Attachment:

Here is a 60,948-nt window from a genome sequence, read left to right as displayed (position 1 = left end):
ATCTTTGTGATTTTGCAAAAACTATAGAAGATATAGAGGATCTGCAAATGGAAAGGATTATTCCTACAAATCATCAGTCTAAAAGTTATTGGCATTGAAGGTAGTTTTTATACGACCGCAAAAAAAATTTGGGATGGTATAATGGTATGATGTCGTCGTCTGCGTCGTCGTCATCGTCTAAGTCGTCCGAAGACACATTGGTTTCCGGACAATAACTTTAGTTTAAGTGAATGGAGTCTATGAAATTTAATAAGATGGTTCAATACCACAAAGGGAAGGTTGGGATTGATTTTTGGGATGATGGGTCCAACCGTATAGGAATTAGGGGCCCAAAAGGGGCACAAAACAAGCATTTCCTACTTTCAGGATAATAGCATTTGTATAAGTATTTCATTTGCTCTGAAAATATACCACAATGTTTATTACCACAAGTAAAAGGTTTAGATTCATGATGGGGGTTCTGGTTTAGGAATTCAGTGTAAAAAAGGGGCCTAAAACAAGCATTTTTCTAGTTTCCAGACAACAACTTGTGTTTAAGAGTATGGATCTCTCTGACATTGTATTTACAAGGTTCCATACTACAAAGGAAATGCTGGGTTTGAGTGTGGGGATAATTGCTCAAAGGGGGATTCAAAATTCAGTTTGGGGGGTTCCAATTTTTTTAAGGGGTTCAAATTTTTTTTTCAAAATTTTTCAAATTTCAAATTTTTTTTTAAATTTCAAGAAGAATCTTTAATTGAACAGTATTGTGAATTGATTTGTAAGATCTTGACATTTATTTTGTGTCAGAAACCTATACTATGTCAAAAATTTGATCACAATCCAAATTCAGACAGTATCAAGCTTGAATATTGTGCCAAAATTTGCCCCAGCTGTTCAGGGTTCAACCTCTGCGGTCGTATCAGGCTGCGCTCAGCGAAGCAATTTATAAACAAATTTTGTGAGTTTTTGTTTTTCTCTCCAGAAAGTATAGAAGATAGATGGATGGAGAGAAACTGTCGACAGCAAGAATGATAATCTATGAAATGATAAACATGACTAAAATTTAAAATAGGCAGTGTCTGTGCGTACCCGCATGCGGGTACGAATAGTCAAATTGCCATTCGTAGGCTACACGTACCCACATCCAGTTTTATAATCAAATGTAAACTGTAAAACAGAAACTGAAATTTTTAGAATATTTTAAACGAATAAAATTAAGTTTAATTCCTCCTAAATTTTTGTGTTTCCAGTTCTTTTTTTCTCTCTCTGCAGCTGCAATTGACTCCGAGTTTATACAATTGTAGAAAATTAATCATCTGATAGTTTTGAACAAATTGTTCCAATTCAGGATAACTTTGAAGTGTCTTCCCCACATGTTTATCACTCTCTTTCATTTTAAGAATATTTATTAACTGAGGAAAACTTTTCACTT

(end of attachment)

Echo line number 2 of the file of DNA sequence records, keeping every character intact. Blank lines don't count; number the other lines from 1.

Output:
ATCTTTGTGATTTTGCAAAAACTATAGAAGATATAGAGGATCTGCAAATGGAAAGGATTATTCCTACAAATCATCAGTCTAAAAGTTATTGGCATTGAAGGTAGTTTTTATACGACCGCAAAAAAAATTTGGGATGGTATAATGGTATGATGTCGTCGTCTGCGTCGTCGTCATCGTCTAAGTCGTCCGAAGACACATTGGTTTCCGGACAATAACTTTAGTTTAAGTGAATGGAGTCTATGAAATTTAATAAGATGGTTCAATACCACAAAGGGAAGGTTGGGATTGATTTTTGGGATGATGGGTCCAACCGTATAGGAATTAGGGGCCCAAAAGGGGCACAAAACAAGCATTTCCTACTTTCAGGATAATAGCATTTGTATAAGTATTTCATTTGCTCTGAAAATATACCACAATGTTTATTACCACAAGTAAAAGGTTTAGATTCATGATGGGGGTTCTGGTTTAGGAATTCAGTGTAAAAAAGGGGCCTAAAACAAGCATTTTTCTAGTTTCCAGACAACAACTTGTGTTTAAGAGTATGGATCTCTCTGACATTGTATTTACAAGGTTCCATACTACAAAGGAAATGCTGGGTTTGAGTGTGGGGATAATTGCTCAAAGGGGGATTCAAAATTCAGTTTGGGGGGTTCCAATTTTTTTAAGGGGTTCAAATTTTTTTTTCAAAATTTTTCAAATTTCAAATTTTTTTTTAAATTTCAAGAAGAATCTTTAATTGAACAGTATTGTGAATTGATTTGTAAGATCTTGACATTTATTTTGTGTCAGAAACCTATACTATGTCAAAAATTTGATCACAATCCAAATTCAGACAGTATCAAGCTTGAATATTGTGCCAAAATTTGCCCCAGCTGTTCAGGGTTCAACCTCTGCGGTCGTATCAGGCTGCGCTCAGCGAAGCAATTTATAAACAAATTTTGTGAGTTTTTGTTTTTCTCTCCAGAAAGTATAGAAGATAGATGGATGGAGAGAAACTGTCGACAGCAAGAATGATAATCTATGAAATGATAAACATGACTAAAATTTAAAATAGGCAGTGTCTGTGCGTACCCGCATGCGGGTACGAATAGTCAAATTGCCATTCGTAGGCTACACGTACCCACATCCAGTTTTATAATCAAATGTAAACTGTAAAACAGAAACTGAAATTTTTAGAATATTTTAAACGAATAAAATTAAGTTTAATTCCTCCTAAATTTTTGTGTTTCCAGTTCTTTTTTTCTCTCTCTGCAGCTGCAATTGACTCCGAGTTTATACAATTGTAGAAAATTAATCATCTGATAGTTTTGAACAAATTGTTCCAATTCAGGATAACTTTGAAGTGTCTTCCCCACATGTTTATCACTCTCTTTCATTTTAAGAATATTTATTAACTGAGGAAAACTTTTCACTT